I read in the news of something untoward happening as a result of Hurricane Irene, to a Mr. Butler from  Tuxedo in New York. What stories names tell! We do not have to go out on a limb to divine how Mr. Butler’s  family acquired its name. There are only ninety names more popular in the United States than “Butler,” making  it a rather common name despite the relatively few butlers that have existed through the ages. “Smith” is the #1  name in the U.S. in terms of frequency, perhaps because there was a smith on every corner in times gone by—  compared with a garage/gas station and pharmacy today. Maybe in a few hundred years, the “Drug” or “Gas”  families will be the #1 names!

But actually, what caught my interest more was how the town of Tuxedo earned its name. Not Tuxedo Junction, but Tuxedo, a place that a hundred years ago was one of the popular summer getaways for New York society. It also housed and still houses a chimpanzee center, one of which is reported to have presented itself at City Hall wearing a tuxedo and swinging a bamboo cane. Dog shows, horse shows, balls, the place has quite a history, none of which I am making up.

In the case of the Tuxedo, the town was not named after the garment, but the garment after the town! In 1860, the British started to wear less formal evening wear when at less formal occasions in the country, preferring a smoking jacket made of materials similar to the formal tails. The Prince of Wales invited New York millionaire, James Potter, to his Norfolk hunting estate and recommended his Saville Row tailor. Mr. Potter went to London to be fitted and brought the dinner suit back home to Tuxedo Park Club, a newly established residential country club for New York’s elite, where the jacket soon proved popular and was exported more broadly to New York society when members would dine in the City and onlookers began to associate the jacket with the club’s name.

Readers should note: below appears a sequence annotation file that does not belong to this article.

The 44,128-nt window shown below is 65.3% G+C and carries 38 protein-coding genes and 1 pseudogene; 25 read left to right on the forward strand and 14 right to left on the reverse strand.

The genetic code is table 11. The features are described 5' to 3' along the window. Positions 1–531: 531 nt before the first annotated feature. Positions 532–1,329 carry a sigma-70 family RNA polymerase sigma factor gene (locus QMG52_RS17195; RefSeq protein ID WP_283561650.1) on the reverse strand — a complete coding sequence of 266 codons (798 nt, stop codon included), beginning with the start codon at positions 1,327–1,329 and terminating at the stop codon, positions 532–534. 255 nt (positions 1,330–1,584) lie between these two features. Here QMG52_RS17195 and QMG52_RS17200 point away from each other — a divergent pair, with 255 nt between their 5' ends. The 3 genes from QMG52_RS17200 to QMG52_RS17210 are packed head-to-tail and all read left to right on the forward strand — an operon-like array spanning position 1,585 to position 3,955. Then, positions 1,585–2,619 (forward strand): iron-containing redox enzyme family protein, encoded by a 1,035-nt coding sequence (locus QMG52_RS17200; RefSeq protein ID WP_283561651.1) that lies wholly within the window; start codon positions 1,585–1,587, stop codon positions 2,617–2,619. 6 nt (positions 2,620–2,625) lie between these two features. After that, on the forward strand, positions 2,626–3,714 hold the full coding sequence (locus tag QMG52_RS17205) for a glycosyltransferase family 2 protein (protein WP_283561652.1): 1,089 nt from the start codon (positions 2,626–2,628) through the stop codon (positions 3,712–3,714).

None of which tells us where the word “Tuxedo” comes from; only that it was borrowed to describe the garment no doubt every butler has in his closet.

For that, we have to reach into the Native American language, where, possibly because the Algonquian language was not preserved in writing, we find three possible derivations: The Wolf tribe living in that area of New York was called “tuksitby its foes, meaning “round foot” because they tended to fall to the ground in surrender rather too easily. The second, more charitable version, “p’tuksit, refers to the Algonquian word for “wolf” (an animal with round feet). And the third more prosaic possibility relates to the geography of the area, “p’tuck-sepo” referring to a “bend in a river.” The Tuxedo fell victim by 1922 to the tendency to shorten in the interests of speed, giving us the “Tux.”


We have just concluded the first part of the first phase of training for a cruise line in the Bahamas and Bermuda: never knew 6,000 sq. ft. “cabins” were available. Frank is taking a break (from his superior service training of economically disadvantaged youth in South Africa) to conduct a lengthier assignment in the Seychelles; Amer is concluding training of butlers in Morocco; and Steven is in the Maldives again, working on an exciting project in a luxury chain in the Maldives.  

Interesting Links & Media Coverage

News of the gyrations of the World Bank and other bankers as they try to prevent the implosion of the European and American economies and the economic system they have created rather extravagently based on fluff instead of real production, has been flanked by a few pieces in other media about the impact of the current economic policies on the poor and rich alike.